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Tucked right off the side of a busy highway, these muddy grounds were once the local garbage dump. Most people are living in flimsy, uninsulated tents or makeshift shanties completely inadequate for winter conditions.

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The camp is loosely divided among ethnic lines. The Sudanese, Eritreans, Syrians, Afghanis, Pakistanis, Kurds, Iraqis and Iranians all have their own sections of the camp.

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This is one of the many refugee run restaurants in the camp. Everyone kept asking us for plastic tarps to cover their tents or structures with to try and keep out the torrential winter rains.

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The Pink Caravan is where a volunteer from Help Refugees sleeps every night in order to give people who arrive to the camp in the middle of a night a tent and some blankets.

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Some children are lucky enough to still have their parents, while others were forced to make the perilous journey across Europe alone. There are an estimated 514 children living in the camp, 294 of whom are unaccompanied minors. The average age of the minors in camp is 14 years old. The youngest unaccompanied child is 8 years old.

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People patiently queue in distribution lines sometimes for an entire day desperately waiting for warm clothing, shoes, blankets, sleeping bags, and other such handouts.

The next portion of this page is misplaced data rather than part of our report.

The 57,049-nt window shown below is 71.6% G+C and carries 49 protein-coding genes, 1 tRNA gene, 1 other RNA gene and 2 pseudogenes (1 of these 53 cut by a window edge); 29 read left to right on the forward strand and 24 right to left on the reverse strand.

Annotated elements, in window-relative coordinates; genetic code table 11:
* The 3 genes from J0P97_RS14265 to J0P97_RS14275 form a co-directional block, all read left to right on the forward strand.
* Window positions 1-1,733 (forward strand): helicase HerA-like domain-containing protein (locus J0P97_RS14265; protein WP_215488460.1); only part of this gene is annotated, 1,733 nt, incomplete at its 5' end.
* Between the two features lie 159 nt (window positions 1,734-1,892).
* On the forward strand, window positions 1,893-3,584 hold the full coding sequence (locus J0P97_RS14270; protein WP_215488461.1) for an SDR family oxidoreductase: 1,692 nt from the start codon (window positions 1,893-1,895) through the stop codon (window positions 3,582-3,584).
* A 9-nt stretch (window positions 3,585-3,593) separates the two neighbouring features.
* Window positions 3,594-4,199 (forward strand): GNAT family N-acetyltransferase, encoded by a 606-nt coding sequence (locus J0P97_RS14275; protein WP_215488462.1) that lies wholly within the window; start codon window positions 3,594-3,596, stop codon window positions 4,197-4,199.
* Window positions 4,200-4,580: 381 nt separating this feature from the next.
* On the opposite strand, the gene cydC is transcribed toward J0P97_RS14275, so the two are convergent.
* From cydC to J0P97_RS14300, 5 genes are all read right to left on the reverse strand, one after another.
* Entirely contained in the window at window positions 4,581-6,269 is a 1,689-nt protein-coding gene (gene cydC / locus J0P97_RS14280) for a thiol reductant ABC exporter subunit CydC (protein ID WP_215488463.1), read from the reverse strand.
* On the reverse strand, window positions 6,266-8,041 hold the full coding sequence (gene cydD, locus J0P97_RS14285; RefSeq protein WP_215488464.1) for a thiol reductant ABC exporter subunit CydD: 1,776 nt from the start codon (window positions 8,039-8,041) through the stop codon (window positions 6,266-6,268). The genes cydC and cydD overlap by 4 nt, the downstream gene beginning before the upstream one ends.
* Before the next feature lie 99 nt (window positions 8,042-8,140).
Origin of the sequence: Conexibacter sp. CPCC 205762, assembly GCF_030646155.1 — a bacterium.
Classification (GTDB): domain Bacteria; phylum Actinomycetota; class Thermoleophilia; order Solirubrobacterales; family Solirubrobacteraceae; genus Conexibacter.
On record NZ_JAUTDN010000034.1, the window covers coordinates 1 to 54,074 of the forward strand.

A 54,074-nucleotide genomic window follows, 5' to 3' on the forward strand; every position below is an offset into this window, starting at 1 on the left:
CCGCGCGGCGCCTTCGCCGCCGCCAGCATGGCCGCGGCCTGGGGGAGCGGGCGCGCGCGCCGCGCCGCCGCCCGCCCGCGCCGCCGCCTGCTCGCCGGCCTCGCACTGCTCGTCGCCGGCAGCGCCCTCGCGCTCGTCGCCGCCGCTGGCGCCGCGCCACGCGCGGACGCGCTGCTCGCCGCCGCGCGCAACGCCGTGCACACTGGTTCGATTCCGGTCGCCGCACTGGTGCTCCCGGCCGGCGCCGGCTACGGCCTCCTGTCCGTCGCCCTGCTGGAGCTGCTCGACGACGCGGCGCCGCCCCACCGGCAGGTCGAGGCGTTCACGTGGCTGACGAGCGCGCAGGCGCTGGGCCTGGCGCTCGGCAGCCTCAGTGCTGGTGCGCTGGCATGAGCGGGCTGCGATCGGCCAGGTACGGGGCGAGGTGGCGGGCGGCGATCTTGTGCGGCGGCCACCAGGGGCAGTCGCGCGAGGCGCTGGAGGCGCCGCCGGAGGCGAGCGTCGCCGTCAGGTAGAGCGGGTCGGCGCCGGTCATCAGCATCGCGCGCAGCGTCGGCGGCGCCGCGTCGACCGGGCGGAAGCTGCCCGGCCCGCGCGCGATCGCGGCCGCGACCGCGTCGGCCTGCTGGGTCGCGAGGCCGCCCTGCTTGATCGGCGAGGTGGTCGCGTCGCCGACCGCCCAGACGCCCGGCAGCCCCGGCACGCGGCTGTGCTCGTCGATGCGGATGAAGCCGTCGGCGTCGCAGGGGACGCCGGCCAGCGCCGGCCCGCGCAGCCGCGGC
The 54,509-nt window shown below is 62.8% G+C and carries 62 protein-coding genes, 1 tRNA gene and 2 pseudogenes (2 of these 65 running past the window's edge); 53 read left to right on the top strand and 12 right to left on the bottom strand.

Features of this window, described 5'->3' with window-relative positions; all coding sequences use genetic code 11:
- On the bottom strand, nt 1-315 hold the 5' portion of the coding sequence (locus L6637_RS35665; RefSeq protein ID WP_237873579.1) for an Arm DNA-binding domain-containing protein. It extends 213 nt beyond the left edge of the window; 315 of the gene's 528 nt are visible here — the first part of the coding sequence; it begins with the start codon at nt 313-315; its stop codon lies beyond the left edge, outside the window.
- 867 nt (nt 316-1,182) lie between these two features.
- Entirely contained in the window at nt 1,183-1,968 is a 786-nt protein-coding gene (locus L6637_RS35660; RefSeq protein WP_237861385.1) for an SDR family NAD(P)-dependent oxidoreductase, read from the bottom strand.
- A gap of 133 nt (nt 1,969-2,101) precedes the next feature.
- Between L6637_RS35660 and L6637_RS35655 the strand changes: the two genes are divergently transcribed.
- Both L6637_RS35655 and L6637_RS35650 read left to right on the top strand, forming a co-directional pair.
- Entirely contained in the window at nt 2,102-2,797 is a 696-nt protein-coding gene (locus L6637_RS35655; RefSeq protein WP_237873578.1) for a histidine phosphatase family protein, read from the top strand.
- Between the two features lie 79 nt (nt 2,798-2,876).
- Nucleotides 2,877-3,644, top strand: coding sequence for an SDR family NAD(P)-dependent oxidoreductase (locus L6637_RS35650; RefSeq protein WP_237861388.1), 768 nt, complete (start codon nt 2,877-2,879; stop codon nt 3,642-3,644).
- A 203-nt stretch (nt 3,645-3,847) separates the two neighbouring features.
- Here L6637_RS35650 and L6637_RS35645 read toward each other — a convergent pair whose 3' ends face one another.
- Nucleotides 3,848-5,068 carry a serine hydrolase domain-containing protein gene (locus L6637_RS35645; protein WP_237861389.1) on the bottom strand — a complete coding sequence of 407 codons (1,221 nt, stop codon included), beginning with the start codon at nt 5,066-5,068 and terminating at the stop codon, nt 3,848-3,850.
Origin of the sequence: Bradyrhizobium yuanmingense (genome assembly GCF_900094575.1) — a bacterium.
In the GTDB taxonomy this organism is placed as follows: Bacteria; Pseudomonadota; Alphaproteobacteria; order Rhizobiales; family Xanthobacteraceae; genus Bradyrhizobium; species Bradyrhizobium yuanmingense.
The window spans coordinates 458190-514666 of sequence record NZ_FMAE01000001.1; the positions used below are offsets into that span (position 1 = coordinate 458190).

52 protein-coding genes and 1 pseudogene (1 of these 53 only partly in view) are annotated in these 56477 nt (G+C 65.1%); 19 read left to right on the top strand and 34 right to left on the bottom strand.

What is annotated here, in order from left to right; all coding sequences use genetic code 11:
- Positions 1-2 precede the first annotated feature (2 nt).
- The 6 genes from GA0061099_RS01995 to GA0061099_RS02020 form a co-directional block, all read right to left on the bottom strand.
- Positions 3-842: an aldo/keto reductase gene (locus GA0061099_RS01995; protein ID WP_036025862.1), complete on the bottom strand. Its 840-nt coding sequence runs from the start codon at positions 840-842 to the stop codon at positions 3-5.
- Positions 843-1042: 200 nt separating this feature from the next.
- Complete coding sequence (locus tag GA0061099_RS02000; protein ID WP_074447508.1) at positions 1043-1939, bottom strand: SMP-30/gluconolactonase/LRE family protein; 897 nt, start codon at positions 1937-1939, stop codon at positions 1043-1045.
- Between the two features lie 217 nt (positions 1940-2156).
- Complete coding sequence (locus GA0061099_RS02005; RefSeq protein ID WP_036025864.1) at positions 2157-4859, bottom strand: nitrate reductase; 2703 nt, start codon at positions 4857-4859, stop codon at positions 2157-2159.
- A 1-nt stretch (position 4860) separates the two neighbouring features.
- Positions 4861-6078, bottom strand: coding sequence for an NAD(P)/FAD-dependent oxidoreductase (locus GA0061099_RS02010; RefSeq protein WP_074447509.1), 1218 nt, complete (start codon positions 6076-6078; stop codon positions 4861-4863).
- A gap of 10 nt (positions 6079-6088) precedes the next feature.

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This is the literal divide between worlds. The entrance to The Jungle begins on the right, and the millions of dollars the British government spent on fencing to keep migrants from making it onto the roads (where they try and hide in the backs of trucks heading to England) begins on the left.

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A Sudanese man cooks a meal. These flip flops were his only pair of shoes in the dead of winter until we gave him a new pair of winter boots.

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This is one of 7 water points in the whole camp. There are a few showers but you have to pay to use them and often the wait can take up to 6 hours so most people have to use freezing cold water when they want to bathe and have no privacy.

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A man from Afghanistan cooks a meal. One of the most pressing needs in The Jungle is food. There is one volunteer-run kitchen and a few refugee-run restaurants for those who have money, but the majority of the people there go hungry every single day.

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A woman saying prayer inside the Eritrean and Ethiopian Othordox church.

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These women had just arrived from Eritrea in the middle of the night before and only had these clothes on their back. It was in the middle of winter and because of the distribution scheduling, warm jackets weren't goign to be available for another few days. While the distribution system is essential to keeping the camp in some form of order, I found that one of the best things I was able to do as a volunteer with a car was to talk to individuals, find out their exact needs, and then run back to the warehouse to get them so that in situations like this people didn't have to go cold unnecessarily.